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"We're Living In A Gambling Society" BlackRock's Larry Fink Urges CEOs To Stop "Short-Termist" Thinking

As the ongoing collapse in economic productivity continues in America, and Alan Greenspan's concerns grow, the call for an end to the diversion of corporate spending to instantly shareholder-friendly actions comes from an unusual source. Larry Fink - CEO of the largest asset manager in the world - has unleashed a letter to 500 CEOs around the world  - telling them that "the effects of the short-termist phenomenon are troubling both to those seeking to save for long-term goals such as retirement and for our broader economy,” bucking the dividend/buyback trend that investors are demanding. As NYTimes notes, the shortsightedness that pervades corporate America is just a symptom of a larger issue. "This is not just a corporate problem," Fink explains, "It's a societal problem, we’re currently living in a "gambling society."

 

Larry Fink's Letter... encouraging a focus on long-term growth strategies...

Dear Chairman or CEO,

 

As a fiduciary investor, one of BlackRock’s primary objectives is to secure better financial futures for our clients and the people they serve. This responsibility requires that we be good stewards of their capital, addressing short-term challenges but always with a focus on the longer term.

 

To meet our clients’ needs, we believe the companies we invest in should similarly be focused on achieving sustainable returns over the longer term. Good corporate governance is critical to that goal. That is why, two years ago, I wrote to the CEOs of the companies in which BlackRock held significant investments on behalf of our clients urging them to engage with us on issues of corporate governance. While important work remains to be done, good progress has been made on company-shareholder engagement. I write today re-iterating our call for engagement with a particular focus on companies’ strategies to drive longer term growth.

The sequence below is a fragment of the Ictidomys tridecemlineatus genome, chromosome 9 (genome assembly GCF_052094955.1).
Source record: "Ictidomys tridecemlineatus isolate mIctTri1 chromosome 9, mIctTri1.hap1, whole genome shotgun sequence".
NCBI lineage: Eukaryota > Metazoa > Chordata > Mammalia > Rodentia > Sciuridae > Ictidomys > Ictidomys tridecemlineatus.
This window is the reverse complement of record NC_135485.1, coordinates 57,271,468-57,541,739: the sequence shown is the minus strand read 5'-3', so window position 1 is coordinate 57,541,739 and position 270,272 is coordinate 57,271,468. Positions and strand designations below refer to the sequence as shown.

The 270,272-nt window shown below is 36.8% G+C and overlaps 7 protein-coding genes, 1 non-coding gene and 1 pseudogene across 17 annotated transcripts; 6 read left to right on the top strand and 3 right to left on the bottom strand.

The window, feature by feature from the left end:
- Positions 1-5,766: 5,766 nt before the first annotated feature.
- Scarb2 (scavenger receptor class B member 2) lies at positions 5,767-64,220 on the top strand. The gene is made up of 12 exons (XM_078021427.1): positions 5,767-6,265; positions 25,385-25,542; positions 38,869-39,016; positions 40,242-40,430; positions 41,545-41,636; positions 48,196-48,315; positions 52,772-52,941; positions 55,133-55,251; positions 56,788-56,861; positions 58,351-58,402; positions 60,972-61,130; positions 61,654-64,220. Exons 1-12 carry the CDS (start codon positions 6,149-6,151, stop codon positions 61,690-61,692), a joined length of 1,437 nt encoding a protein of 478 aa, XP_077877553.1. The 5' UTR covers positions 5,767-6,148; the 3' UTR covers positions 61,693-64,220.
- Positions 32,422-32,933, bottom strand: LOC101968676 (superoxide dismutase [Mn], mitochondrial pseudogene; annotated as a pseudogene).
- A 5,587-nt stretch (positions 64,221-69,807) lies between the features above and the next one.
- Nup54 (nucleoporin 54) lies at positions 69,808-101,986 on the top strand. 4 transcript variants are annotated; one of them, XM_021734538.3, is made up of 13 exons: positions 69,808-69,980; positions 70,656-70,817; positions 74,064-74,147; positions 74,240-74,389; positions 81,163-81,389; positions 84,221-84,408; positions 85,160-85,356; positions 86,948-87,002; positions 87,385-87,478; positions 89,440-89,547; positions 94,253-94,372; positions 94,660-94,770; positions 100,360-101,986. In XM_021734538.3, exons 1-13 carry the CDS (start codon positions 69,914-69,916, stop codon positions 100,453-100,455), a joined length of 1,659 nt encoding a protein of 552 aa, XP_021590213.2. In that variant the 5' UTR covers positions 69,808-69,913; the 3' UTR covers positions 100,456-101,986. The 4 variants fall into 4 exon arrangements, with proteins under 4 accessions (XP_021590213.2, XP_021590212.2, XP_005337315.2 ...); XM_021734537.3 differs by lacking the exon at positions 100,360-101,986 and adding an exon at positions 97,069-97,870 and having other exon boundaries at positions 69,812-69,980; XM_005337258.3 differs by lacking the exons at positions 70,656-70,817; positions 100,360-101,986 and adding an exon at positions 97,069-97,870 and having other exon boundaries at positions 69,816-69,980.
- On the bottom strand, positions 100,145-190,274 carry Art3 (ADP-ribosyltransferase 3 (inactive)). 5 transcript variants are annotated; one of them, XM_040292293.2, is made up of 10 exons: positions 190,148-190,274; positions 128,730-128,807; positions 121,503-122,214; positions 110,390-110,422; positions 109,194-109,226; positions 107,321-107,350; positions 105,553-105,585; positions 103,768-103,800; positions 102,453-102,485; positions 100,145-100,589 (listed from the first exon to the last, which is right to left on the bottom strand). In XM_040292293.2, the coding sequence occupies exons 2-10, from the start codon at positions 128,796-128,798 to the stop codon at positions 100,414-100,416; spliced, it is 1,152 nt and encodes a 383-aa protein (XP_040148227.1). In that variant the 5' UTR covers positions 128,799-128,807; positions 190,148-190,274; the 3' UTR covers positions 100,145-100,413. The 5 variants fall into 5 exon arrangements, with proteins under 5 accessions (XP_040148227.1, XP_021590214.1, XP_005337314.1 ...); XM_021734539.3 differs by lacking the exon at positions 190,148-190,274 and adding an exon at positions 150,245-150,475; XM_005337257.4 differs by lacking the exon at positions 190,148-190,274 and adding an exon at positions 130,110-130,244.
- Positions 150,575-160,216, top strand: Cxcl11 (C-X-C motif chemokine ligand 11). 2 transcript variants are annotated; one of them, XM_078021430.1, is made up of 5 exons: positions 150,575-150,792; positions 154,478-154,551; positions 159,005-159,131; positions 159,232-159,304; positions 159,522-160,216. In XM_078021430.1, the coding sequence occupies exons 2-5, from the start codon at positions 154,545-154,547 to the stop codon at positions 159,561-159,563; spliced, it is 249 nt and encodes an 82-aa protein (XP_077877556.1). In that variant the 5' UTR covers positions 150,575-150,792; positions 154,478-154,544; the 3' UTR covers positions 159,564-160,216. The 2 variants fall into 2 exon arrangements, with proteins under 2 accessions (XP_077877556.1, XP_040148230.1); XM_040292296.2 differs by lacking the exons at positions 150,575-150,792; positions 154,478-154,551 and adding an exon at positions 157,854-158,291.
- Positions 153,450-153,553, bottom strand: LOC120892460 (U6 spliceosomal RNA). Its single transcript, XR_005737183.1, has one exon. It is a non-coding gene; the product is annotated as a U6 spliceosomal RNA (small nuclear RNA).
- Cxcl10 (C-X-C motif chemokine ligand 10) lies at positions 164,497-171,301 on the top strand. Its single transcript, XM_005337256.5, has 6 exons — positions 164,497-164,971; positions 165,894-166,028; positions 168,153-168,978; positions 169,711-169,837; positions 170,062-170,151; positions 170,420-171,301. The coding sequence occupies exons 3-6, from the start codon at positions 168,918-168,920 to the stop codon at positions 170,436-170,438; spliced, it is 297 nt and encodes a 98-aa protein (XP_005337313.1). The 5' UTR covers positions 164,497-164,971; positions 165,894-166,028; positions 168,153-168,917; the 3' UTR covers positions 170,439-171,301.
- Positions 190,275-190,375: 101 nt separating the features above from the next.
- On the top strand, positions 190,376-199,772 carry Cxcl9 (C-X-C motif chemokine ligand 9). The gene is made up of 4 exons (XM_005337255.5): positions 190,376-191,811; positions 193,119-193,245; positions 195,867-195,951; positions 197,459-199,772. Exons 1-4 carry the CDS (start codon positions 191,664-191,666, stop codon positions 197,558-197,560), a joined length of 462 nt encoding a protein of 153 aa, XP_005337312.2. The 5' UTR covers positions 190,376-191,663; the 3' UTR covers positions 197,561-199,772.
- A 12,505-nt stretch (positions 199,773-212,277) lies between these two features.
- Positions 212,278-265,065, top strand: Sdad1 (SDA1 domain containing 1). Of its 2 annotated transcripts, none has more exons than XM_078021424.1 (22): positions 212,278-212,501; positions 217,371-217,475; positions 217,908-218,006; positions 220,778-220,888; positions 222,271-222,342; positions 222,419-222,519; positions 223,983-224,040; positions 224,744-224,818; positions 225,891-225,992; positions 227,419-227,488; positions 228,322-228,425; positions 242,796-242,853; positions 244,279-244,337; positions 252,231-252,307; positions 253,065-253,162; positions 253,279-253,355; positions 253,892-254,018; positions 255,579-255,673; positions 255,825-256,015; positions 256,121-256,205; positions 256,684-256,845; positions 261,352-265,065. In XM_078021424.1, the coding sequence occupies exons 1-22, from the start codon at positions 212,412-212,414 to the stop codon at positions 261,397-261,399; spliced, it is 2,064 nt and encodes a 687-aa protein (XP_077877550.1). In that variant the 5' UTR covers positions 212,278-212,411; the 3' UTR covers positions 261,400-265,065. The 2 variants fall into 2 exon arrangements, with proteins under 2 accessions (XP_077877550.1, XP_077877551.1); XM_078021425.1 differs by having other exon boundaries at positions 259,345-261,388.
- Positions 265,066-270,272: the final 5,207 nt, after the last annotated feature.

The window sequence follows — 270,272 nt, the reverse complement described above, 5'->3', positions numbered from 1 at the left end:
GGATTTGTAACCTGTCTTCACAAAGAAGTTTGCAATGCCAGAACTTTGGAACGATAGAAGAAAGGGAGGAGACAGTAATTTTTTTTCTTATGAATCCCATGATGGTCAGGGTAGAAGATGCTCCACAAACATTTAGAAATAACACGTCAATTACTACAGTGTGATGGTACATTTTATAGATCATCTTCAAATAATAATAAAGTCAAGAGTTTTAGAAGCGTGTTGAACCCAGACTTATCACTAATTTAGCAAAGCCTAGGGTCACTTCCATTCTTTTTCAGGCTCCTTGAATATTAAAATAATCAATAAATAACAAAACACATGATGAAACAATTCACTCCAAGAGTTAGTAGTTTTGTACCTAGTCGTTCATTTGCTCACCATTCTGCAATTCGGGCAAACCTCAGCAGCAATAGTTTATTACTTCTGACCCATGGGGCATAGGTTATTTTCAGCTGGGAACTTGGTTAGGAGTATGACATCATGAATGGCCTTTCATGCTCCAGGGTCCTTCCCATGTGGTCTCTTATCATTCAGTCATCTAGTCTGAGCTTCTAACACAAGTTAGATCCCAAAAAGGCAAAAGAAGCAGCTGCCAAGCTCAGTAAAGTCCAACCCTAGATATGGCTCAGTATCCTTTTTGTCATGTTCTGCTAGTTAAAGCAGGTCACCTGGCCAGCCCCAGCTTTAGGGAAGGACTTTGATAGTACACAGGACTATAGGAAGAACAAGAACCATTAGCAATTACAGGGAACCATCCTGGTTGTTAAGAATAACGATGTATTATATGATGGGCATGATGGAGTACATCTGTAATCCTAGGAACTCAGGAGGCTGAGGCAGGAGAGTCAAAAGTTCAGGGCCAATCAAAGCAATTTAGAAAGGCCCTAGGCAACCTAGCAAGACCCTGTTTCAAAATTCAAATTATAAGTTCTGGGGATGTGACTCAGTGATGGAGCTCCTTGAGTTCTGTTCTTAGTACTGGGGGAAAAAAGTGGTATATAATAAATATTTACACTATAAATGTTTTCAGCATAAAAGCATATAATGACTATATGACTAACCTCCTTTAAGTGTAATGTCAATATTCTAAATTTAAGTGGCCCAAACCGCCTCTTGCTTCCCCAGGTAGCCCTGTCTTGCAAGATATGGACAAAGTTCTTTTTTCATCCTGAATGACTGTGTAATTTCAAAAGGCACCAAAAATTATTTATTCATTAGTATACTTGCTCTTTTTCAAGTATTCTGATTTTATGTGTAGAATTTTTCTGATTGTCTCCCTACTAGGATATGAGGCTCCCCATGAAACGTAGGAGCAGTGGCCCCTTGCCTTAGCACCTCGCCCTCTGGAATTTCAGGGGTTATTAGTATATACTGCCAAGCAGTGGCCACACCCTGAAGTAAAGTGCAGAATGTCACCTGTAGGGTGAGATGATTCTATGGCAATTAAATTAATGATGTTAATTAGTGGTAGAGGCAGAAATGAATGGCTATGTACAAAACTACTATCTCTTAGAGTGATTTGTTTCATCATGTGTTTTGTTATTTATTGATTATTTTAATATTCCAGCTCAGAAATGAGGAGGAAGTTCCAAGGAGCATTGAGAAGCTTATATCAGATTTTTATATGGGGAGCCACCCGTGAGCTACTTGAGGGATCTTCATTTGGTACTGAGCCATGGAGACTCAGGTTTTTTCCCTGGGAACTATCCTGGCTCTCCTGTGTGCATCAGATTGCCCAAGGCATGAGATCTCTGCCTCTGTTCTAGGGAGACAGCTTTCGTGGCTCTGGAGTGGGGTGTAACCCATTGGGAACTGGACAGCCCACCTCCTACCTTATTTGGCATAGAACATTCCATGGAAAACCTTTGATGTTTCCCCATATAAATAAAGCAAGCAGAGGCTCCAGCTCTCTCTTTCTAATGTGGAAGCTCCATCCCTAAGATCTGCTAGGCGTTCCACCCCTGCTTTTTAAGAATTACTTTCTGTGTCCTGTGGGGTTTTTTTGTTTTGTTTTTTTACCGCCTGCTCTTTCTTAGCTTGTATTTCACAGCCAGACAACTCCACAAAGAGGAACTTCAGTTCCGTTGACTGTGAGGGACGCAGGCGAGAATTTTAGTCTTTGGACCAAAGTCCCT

Many commentators lament the short-term demands of the capital markets. We share those concerns, and believe it is part of our collective role as actors in the global capital markets to challenge that trend. Corporate leaders can play their part by persuasively communicating their company’s long-term strategy for growth. They must set the stage to attract the patient capital they seek: explaining to investors what drives real value, how and when far-sighted investments will deliver returns, and, perhaps most importantly, what metrics shareholders should use to assess their management team’s success over time.

 

It concerns us that, in the wake of the financial crisis, many companies have shied away from investing in the future growth of their companies. Too many companies have cut capital expenditure and even increased debt to boost dividends and increase share buybacks. We certainly believe that returning cash to shareholders should be part of a balanced capital strategy; however, when done for the wrong reasons and at the expense of capital investment, it can jeopardize a company’s ability to generate sustainable long-term returns. We do recognize the balance that must be achieved to drive near-term performance while simultaneously making those investments – in innovation and product enhancements, capital and plant equipment, employee development, and internal controls and technology – that will sustain growth.

 

BlackRock’s mission is to earn the trust of our clients by helping them meet their long-term investment goals. We see this mission as indistinguishable from also aiming to be a trusted, responsible shareholder with a longer term horizon. Much progress has been made on company-shareholder engagement and we will continue to play our part as a provider of patient capital in ensuring robust dialogue. We ask that you help us, and other shareholders, to understand the investments you are making to deliver the sustainable, long-term returns on which our clients depend and in which we seek to support you.

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With Economic Productivity on the decline...

 

 

as corporate spending is diverted to Buybacks...

 

And corporate executives are selling their own stock in record amounts...

 

Maybe what Fink should have said is - stop abusing stakeholders for the sake of your own enrichment.

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